Nick Dunne reports that his beautiful wife, Amy, has disappeared. Under scrutiny from the police and media circus around him, the spotlight is turned on him. Soon his lies and strange behavior have everyone asking the same dark question: Did Nick Dunne kill his wife?
This film is not currently playing on MUBI but 30 other great films are. See what's now showing
Second-guessing my own snobbery, I decided to skip the Republican debate last night and watch Gone Girl. It was bound, I figured, to be slickly entertaining at least. And for a while, it was. But Fincher eventually succumbs to the ugly vacuity of his source material, concocting a crude, incoherent misogyny instead of the zeitgeist-capturing femme fatale he must have intended. Another night possessed by bad politics.
Another empty con job from Fincher that forces the audience to jump through some incredibly contrived hoops for the benefit of... that's it? Unlikable characters being unlikable for two hours with absolutely no pay off, critique, message or summation. I did like Kim Dickens playing Holly Hunter playing the detective & Tyler Perry playing Morgan Freeman playing the lawyer, but otherwise it's just more IKEA-nihilism.
Fincher crafts another dark, satiric thriller that lands strong. The score floats us through what feels like a sick dream effortlessly. Violence is just a symptom of staying in the spotlight and we are all indicted for perpetuating the media circus.
3 1/2 out of 5 stars. Despite feeling like an overstuffed version of a Law and Order episode at times, Gone Girl is good stuff. The cast is great, the direction superb and score brilliant. The setup was solid and the last half hour completely blindsided me. I loved the satirical angle despite it nauseating me, but steeping in Reznor and Ross' score during the credits after that ending is what I'll remember most...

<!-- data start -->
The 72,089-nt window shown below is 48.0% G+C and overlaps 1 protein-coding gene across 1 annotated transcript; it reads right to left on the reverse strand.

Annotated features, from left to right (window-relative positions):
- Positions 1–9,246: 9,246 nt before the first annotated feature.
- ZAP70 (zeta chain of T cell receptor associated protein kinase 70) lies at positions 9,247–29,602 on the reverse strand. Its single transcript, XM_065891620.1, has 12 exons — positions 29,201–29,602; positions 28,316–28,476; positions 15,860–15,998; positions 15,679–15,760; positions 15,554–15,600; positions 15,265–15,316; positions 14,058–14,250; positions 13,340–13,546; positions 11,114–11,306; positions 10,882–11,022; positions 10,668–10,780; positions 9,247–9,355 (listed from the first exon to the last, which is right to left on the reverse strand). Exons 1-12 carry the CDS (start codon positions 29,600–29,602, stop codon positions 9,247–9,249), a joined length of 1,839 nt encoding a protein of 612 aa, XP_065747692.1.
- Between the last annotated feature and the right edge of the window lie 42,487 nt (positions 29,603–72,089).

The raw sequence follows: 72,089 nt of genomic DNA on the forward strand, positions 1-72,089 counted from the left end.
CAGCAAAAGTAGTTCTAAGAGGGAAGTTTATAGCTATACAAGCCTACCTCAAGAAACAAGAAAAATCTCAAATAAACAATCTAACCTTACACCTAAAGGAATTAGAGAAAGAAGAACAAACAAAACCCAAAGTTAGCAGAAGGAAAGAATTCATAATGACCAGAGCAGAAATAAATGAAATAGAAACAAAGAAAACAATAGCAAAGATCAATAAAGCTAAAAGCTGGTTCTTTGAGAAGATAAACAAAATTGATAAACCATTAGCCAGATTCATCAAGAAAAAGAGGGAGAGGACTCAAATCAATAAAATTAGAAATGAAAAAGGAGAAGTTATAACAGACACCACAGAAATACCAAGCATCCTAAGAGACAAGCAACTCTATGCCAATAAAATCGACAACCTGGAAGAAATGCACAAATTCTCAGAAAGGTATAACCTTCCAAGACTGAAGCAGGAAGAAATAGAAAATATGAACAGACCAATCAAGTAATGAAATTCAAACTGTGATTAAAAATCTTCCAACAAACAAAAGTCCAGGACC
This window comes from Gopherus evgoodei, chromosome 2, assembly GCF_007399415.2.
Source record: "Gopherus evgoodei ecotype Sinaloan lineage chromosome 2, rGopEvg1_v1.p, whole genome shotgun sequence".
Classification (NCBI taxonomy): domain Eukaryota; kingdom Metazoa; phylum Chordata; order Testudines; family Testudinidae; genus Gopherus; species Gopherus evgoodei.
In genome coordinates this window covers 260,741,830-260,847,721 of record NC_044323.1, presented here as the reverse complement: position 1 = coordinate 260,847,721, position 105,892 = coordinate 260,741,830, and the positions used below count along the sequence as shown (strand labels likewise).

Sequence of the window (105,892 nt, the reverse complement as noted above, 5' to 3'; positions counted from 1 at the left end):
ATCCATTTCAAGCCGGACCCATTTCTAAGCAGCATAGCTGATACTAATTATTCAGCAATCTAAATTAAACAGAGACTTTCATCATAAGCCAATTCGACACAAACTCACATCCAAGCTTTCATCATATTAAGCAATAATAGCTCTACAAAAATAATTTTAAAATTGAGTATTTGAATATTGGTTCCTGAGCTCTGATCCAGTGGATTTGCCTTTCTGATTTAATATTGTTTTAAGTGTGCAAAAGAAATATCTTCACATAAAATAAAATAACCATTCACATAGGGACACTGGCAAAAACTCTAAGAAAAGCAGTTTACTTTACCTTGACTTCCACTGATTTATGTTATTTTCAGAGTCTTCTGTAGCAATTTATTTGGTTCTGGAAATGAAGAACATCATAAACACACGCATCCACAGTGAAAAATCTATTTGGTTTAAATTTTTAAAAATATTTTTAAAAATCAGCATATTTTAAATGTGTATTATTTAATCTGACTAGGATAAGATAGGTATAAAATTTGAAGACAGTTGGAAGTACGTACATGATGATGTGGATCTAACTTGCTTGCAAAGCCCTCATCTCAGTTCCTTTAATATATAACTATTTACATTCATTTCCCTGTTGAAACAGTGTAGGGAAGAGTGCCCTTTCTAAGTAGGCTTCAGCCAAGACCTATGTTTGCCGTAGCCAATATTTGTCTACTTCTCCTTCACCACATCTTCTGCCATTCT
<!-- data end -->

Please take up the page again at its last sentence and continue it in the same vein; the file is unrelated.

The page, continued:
Pleasantly surprised by this stylish and mysterious thriller. Though it partially explores emasculation and the idea that all girls are not good little angels, that can easily fall by the wayside and it stands on its own as a superbly directed, masterfully photographed, perfectly scored mystery. Simultaneously feels ultra-modern and very classic, vintage even, in its tension. Plus, there's that haunting ending.
There are several plot holes that I couldn't get past. The whole movie takes a bit too much suspension of disbelief for my taste, really.
I did appreciate the take on the importance and influence of the mass media over the public opinion.
Rosamund Pike always portraits the regular good girl. Not here - she goes all over her head with the deceptive psycho wife that will make you want to kill her by yourself. This thriller might be forgotten, but not her performance.
Ben Affleck, the closest his generation may come to a Warren Beatty, seems as befuddled by the machinations of his spouse as Beatty did in "The Parallax View". Fincher's expert handling of pace and atmosphere is very good and makes up for the smugness of much of the material. However, the ending is just a little too clever; neither as bleak as Bergman nor as perverse as Bertolucci, but I admire the attempt.